I admire the unflinching courage of a blind person walking down the street with unseen dangers all around, from a steep curb to a child darting into his path. Real trust in God is often called blind trust, but what, precisely is blind trust? It is being able, with the support of grace, which serves like a blind person’s cane, to put one’s total, and I mean total, full, all, everything trust in God.
Yet most of us begin by surrendering our problems to God for only a little while (or giving only certain parts of the problem to him, while hanging on to parts ourselves); then, when things don’t go the way we think they should, we take back our problems. Maybe what we want doesn’t come as soon as we think it should. Or maybe things are not going the way we hoped. Or maybe we try to help God along with too much of our human intervention. We’re like children giving a broken toy to our father to repair, but then taking the toy back before it is repaired.
In this situation, God isn’t left free to work out his magnificent plan for our lives. Our fluctuating responses reflect spiritual instability. The antidote to this instability is found in Isaiah: “Those of steadfast mind you keep in peace—in peace because they trust in you. Trust in the Lord forever, for in the Lord God you have an everlasting rock” (Is 26:3-4, emphasis mine).
In the face of such instability it behooves us to recall the inspired advice of Sirach: “Trust in the Lord and he will help you. Make your ways straight and hope in him” (Sir 2:6). If we fluctuate in typically human instability, we can’t “make our ways straight,” and hence we negate any trust that we may have had before we began to vacillate in our resolve to rely on God.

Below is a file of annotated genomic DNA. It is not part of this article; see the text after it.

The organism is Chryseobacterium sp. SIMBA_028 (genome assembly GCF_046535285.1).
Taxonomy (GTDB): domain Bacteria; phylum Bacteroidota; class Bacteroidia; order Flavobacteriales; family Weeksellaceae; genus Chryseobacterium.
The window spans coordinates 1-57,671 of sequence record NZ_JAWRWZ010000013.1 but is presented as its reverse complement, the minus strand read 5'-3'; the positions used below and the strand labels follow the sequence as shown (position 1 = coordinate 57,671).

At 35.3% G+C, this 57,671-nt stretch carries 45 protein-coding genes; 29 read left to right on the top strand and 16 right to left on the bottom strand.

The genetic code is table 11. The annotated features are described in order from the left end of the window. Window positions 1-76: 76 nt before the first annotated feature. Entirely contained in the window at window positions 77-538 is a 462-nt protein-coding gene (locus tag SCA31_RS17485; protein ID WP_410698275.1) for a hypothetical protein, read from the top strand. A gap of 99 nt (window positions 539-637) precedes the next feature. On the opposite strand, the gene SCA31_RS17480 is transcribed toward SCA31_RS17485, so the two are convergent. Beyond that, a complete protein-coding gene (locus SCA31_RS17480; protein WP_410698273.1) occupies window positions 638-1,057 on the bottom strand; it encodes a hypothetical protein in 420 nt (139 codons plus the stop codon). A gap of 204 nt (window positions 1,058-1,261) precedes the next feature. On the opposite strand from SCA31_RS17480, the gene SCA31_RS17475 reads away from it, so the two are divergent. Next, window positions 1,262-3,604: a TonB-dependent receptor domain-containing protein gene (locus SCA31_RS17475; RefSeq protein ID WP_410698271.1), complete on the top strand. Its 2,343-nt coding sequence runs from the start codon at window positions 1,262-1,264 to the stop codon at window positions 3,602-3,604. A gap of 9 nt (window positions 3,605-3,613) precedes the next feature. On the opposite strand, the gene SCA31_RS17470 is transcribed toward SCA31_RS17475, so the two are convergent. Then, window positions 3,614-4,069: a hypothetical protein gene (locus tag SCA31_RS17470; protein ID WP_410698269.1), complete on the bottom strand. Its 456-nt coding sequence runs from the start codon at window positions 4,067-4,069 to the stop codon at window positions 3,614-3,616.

Asking God for something is like using a credit card: When we ask for something, we hand over the card. As long as he has it, he can work. However, when we take it back, for whatever reason, he has to stop working and wait for us to hand back the card. In addition, when we try to help God out, it’s like taking the credit card from him and jamming it into the machine the wrong way; nothing can be done until we take our hands away and let God work! Often, before he can start again, he has to fix the mess we made!
Blind trust requires us to be like a horse in a burning stable. First the horse’s eyes must be covered before he can be led out safely. Sometimes God covers our eyes; he doesn’t explain what’s happening to us or where he is leading us. When he leads, we must blindly trust him to know what he’s doing! If he were to explain it to us, it might scare us, just as the fire, if seen by the horse, would panic the animal; then we wouldn’t confidently follow his leading.
God loves us and wants to help us with all of our problems. All we have to do is let him! Even the little problems matter to him; he wants to help! We know that God is all-powerful and all-knowing. If only we could consistently realize how much better off we would be if we put our total trust in him and let him do for us what he knows is best!
This excerpt is from the book Pathways of Trust, by John H. Hampsch,C.M.F., originally published by Servant Publications. It and other of Fr. Hampsch's books and tapes can be purchased from Claretian Teaching Ministry, 20610 Manhattan Pl, #120, Torrance, CA 90501-1863. Phone 1-310-782-6408.